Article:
STAFF REVIEW of WRC 6 (Xbox One)


Saturday, March 25, 2017.
by Brent Roberts

WRC 6 Box art For many of us, we use cars as tools in our lives. From making our daily commute to work, to running errands, we as humans spend an overwhelming amount of time in our cars. For the vast majority of drivers however, that's about as far as most of us take our relationship with cars. We see them as a tool and nothing more, however, what we may be unaware of is the amount of history and influence that the World Rally Championship has brought us. It's this level of importance and excitement that Kylotonn has tried to infuse into their latest entry into the world of Rally racing with WRC 6. So let's start our engine and see if we can make it to the end in one piece.

For those that may not have played their rally games, Kylotonn is on a quest to deliver the premier Rally experience. For those who may not know what the World Rally Championship is, imagine taking a car like a Ford Focus, give it a turbocharged 300bhp power core, studded tires, a human GPS passenger and tell it to drive along this gravel pathway along the side of a mountain while reaching speeds of over 100mph, and do not crash. That's the type of racing you can expect from just one location though, and the beautiful thing about the WRC is that it travels all over the world, from dodging wild animals that may be crossing the road in Africa, to dodging solid snow drifts over 7 foot high in some of the Scandinavia rallies, everything is included.

Now each of these races is set up in stages and your primary goal is literally get from point A to point B in the shortest amount of time. That time is then added to your time in the next stage and that total is added to the next race after that and so on. At the end of all the stages, the driver with the lowest time wins the Rally. So your primary goal is to beat the clock, and while that may sound simplistic, once you get to try and drive your car, you'll be rapidly singing a different tune. These cars almost glide over the ground in the hand of a master. While focusing on controlled slides, sweeping drifts, and tight hairpins, the car itself almost seems to be in a state of suspended animation, however like everything in life, when you start out you're going to be incredibly horrible. This is because the play control for WRC 6 is almost its very own hybrid style.


WRC 6 is not an arcade racer by any sense of the word, yet it's not a simulation either, so what we're left with is a game that is having a bit of an identity crisis. This saddens me because you can tell that Kylotonn has gone to great lengths just to deliver on the promises to take the feedback from the previous game to heart and come back with a release that should be the WRC experience we all wanted to have. One of the biggest gripes has to be the penalty system. See, when you go to view NASCAR as a fan you're partying it up under protection, however in World Rally Championship you're literally open and exposed and can get so close to vehicles you could high five the driver as they passed by. This type of experience is exhilarating to say the least, but this excitement also comes with danger as several spectators have been killed. Now how do you think a game like WRC 6 addresses your car, going 80mph into a crowd all because you forgot to slow down and apply your handbrake to make the corner?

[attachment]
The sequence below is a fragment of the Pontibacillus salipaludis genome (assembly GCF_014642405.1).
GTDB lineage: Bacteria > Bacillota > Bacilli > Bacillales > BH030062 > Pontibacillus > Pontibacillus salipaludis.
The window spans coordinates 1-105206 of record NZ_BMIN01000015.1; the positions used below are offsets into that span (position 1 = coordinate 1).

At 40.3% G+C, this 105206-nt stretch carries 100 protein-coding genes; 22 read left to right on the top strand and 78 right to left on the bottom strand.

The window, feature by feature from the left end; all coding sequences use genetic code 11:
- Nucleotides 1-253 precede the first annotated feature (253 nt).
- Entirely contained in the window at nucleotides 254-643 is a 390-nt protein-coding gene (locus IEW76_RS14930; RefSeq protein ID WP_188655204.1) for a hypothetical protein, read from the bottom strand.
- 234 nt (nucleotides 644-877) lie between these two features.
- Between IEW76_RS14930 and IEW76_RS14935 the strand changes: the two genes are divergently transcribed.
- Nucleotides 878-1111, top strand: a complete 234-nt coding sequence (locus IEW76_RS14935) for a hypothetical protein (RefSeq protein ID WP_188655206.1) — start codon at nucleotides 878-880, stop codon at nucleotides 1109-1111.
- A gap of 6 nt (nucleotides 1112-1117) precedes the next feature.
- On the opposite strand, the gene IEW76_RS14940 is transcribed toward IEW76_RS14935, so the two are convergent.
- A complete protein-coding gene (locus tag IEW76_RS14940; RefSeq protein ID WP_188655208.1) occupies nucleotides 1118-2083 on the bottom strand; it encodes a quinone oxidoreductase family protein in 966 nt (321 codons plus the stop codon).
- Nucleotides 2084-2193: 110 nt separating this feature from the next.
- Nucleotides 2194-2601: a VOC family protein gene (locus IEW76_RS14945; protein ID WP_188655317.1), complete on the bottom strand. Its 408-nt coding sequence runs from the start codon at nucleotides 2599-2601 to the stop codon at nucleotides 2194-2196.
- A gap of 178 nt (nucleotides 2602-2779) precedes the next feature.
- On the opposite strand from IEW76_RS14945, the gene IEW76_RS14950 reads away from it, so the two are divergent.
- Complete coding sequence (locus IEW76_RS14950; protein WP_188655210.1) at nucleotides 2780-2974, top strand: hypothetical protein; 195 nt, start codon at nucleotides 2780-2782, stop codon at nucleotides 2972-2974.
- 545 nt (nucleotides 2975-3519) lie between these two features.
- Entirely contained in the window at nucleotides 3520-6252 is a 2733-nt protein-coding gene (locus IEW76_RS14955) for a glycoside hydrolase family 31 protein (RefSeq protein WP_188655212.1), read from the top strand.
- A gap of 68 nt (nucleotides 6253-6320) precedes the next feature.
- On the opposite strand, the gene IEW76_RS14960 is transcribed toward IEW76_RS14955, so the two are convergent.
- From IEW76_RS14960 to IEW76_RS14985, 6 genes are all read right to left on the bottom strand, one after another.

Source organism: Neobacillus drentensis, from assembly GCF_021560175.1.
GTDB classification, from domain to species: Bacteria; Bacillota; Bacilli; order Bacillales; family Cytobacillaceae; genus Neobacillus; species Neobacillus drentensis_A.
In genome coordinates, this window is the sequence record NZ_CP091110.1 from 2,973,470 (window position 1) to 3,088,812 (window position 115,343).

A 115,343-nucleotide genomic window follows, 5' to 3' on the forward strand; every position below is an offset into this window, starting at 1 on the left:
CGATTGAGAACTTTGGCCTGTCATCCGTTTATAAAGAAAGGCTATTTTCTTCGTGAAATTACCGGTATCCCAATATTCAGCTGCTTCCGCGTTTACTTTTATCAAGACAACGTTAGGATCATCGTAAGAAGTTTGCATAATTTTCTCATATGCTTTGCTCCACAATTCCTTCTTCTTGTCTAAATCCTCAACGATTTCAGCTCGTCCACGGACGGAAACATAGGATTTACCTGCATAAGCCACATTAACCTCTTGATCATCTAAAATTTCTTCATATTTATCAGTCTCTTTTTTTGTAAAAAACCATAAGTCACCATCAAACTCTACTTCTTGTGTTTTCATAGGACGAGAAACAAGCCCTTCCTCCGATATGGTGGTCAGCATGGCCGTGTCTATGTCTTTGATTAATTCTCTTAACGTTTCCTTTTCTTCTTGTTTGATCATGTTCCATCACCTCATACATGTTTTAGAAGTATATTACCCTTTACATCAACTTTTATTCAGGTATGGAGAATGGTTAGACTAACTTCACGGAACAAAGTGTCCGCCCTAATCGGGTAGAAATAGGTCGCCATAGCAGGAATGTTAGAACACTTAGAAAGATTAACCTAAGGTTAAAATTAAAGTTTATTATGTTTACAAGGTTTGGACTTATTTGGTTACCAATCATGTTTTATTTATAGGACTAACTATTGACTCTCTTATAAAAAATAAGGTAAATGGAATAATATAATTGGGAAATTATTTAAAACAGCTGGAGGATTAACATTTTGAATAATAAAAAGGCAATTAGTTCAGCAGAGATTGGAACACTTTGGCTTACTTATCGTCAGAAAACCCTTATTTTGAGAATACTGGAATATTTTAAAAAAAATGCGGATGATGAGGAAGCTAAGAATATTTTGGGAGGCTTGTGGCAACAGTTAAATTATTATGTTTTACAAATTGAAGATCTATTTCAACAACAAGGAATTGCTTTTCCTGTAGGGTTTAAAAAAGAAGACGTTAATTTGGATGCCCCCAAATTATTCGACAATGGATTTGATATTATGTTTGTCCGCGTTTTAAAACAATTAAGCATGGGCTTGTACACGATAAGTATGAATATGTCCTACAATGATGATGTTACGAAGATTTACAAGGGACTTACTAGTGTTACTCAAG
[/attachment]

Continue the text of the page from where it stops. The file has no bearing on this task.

They give you a 12 second time penalty. Yes, everything you do in the game that could result in you off the track for any reason will get you a penalty. Go slightly off the track and hold the X button to reset the car and it's a 2 second penalty. Should you go way off, the game will automatically reset your car and you will receive a penalty of 8-10 seconds. The only realistic penalty they offer is a 30 second one for puncturing a tire. This punishment delivery system will mean that you will be restarting races many, many times over, or settle for a 7-minute stage time. You'll find this out rapidly because WRC 6 throws you way into the deep end after it asks you the small questionnaire by putting you right into a rally stage, enabling you to figure out how the cars handle and how you should really think about handling the course. Before you go though you can watch as the person in front of you takes off which allows you to see what the course is like, but with over 3 minutes of viewing the ability to memorize every turn, dip, and obstacle is almost impossible. Despite this, I cannot stress enough, you will want to watch the car because of another gripe I have, your co-driver.